Aside from a few writers who are gracious enough to acknowledge that the world is a larger place beyond their tiny social clique, most of the self-help writers these days seem to focus on nothing but their own personal opinion when giving advice.
We need to make money and/or cater to our hobbies, I get it. But can we also agree to not spread BS online?
Or at least acknowledge that it’s an opinion piece and not a universal “how-to-do-something” piece fit for every living human?
I’ll give you an example:
A certain writer is writing about how to have a great and peaceful long-term relationship (or something along those lines, I’m being vague to avoid slandering).
One of the ways to achieve long term peace, according to this writer, is for the men to open doors for the women. Because well, what woman wouldn’t like having their doors held open by their man?
Now, what do you think is wrong with this?
A few things actually. Notably,
- This assumes a relationship is between a man and a woman. That in itself is problematic.
- It is also extremely sexist. Can we universally acknowledge that chivalry is a form of sexism to make women look weak and that we should all actively fight against it?
Just so we’re clear, I’m not suggesting that if my partner is walking ahead of me, they should let the door slam on my face. Not at all. We should all hold the door for those right behind us, regardless of gender and partnership status; it’s common courtesy. But please, do not assume I enjoy waiting in the car for my male partner to come around the car and opening the door for me when I’m perfectly capable of doing so myself.
Also, is it really that simple to have a peaceful long-term relationship with things like opening doors for your [female] partner or telling your [male] partner (yep, the woman should tell their male partner, according to this author) how much you appreciate them?
Please, give me a break!
Of course, that was a particularly disturbing piece. I’m not sure if I’m overreacting or not, but I’d like to think that most people, regardless of gender identity, would agree with me.
And then there is the less intense nonsense. For example, you’ve got to wake up at 4 in the morning and take an ice-cold shower followed by drinking two liters of lemon-infused water, and then a breakfast consisting of 6 hard-boiled eggs and a bowl of kale salad. That is the key to somehow magically transform us from potatoes into pineapples.
These are not bad advice, but they’re just not applicable to all.
Another author stated that willpower doesn’t work. I mean, sure! Say that to a chronically depressed person who can only ever get shit done by willpowering through each and every day.
Privilege comes at a cost whether we realize that or not. It comes at the cost of [not always, but sometimes, and definitely not for everyone] humility, modesty, and worst of all, self-awareness, and awareness in general. Privilege makes us forget we do not live on an island. The result? Shit like the above where some of us profess to know what we clearly do not know!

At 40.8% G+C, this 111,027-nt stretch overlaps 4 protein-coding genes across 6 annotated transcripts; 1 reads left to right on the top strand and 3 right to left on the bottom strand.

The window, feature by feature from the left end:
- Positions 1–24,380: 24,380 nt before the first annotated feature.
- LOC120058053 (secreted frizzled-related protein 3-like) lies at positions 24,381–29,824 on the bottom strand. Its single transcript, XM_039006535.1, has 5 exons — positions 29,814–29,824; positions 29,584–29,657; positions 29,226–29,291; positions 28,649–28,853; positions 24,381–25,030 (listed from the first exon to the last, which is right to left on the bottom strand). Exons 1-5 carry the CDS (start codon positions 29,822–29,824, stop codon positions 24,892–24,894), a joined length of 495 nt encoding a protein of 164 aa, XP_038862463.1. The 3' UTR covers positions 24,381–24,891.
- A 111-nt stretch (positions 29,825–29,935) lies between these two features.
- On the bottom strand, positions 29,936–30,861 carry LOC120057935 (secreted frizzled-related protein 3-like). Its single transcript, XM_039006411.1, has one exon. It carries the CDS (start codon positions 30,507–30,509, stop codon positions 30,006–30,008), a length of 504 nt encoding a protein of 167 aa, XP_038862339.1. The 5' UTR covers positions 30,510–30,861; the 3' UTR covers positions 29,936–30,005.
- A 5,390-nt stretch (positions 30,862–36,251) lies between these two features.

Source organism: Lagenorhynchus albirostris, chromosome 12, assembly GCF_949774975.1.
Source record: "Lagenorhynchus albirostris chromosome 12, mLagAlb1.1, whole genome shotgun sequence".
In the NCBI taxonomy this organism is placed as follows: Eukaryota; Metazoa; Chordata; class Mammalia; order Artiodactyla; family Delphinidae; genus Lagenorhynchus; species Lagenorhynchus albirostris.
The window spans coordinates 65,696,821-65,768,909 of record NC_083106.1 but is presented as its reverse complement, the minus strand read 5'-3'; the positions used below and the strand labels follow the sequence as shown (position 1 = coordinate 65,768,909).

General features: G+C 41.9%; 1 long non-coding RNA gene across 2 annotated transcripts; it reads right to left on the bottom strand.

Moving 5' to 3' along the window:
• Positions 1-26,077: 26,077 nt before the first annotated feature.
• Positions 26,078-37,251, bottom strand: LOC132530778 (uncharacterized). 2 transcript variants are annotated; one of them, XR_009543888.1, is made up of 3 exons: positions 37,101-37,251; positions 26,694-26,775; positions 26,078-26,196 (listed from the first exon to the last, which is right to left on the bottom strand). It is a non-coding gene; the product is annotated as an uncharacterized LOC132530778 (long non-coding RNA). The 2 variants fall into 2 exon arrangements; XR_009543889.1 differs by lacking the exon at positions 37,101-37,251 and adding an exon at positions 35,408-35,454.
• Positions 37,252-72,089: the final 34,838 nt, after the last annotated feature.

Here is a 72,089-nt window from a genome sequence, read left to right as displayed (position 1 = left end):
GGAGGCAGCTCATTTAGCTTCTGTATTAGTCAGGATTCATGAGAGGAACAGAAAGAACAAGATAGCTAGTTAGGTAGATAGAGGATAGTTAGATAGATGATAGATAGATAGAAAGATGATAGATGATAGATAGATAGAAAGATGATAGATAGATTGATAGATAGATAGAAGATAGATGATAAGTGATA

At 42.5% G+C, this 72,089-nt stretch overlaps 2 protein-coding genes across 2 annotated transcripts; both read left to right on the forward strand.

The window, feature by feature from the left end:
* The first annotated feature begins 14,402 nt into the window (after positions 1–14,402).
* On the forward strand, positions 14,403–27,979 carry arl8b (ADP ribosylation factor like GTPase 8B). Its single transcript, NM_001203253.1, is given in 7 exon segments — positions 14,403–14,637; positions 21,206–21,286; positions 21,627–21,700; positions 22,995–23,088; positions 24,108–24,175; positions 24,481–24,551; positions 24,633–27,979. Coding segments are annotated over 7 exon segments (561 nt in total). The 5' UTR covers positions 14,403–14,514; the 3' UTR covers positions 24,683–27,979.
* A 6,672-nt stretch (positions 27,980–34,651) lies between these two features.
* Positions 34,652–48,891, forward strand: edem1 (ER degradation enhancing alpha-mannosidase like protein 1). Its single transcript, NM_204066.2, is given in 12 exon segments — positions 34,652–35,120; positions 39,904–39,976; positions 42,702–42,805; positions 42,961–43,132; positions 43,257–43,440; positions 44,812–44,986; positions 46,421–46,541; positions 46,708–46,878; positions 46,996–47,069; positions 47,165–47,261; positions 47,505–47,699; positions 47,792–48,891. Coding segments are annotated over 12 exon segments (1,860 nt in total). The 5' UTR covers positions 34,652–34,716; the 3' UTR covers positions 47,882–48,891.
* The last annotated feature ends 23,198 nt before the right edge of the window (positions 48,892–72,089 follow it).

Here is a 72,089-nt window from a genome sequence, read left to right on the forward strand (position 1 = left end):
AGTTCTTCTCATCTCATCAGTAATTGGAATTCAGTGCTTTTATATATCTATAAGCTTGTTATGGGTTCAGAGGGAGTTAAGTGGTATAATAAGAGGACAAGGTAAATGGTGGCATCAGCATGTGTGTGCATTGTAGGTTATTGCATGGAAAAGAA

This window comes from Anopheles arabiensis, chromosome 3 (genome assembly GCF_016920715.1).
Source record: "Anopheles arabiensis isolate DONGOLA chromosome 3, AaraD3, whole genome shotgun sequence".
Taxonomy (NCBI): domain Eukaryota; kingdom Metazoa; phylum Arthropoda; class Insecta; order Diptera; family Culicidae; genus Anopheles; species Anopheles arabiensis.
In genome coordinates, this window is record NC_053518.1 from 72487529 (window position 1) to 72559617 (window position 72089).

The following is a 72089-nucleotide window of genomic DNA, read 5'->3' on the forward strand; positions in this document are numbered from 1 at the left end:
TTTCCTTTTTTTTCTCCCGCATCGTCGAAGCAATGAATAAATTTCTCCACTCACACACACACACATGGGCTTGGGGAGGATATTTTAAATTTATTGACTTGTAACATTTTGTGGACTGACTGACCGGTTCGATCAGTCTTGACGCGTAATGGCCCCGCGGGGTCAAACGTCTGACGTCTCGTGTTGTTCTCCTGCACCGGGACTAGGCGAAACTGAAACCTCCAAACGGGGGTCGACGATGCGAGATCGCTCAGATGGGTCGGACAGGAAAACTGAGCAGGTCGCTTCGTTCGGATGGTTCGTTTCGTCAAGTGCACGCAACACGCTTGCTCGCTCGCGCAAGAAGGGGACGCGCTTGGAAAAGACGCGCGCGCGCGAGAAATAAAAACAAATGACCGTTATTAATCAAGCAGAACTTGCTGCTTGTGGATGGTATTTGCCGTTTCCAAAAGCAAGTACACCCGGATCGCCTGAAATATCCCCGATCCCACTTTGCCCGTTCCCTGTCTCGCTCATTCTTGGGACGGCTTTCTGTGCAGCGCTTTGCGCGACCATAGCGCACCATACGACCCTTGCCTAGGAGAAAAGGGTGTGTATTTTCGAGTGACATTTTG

The only thing I can say is this: we, as readers or self-aware members of the society at large, need to be able to think for ourselves, learn for ourselves, and not wait for someone to spoon-feed us everything worth knowing. It is not somebody else’s duty to make us realize what a sexist society we live in, or that people are unemployed not because they’re lazy, but because of income inequality (and sexism, misogyny, racism, and all of that,) and some of us are so screwed up that even when we love something with every fiber of our body, we cannot get ourselves up from bed every morning at the prospect of being able to do what we love to do.
Some of us can only think straight after 5 in the afternoon, not 5 in the morning.
Some of us spend our entire lives adjusting to what normalcy looks like to other people.
Some of us are homeless and we cannot start our days with a protein-heavy breakfast of half a dozen boiled eggs.
I believe that we all go through hardships and struggles, but apparently, that’s not enough to make someone humble or empathetic. Some people would rather remain ignorant and selfish their entire lives than acknowledge that there’s more to what meets the eye, or that a whole world is out there beyond the neighborhood they grew up in or beyond Fox news.
So, if you’re thinking about writing self-help books, I suggest you start by learning about people first. You do not even have to empathize, but if you could bring yourself to sympathize with people regardless of whether you agree with them or not, or whether you understand their situation or not, I guarantee that you’ll be a better writer, and moreover, a better human being.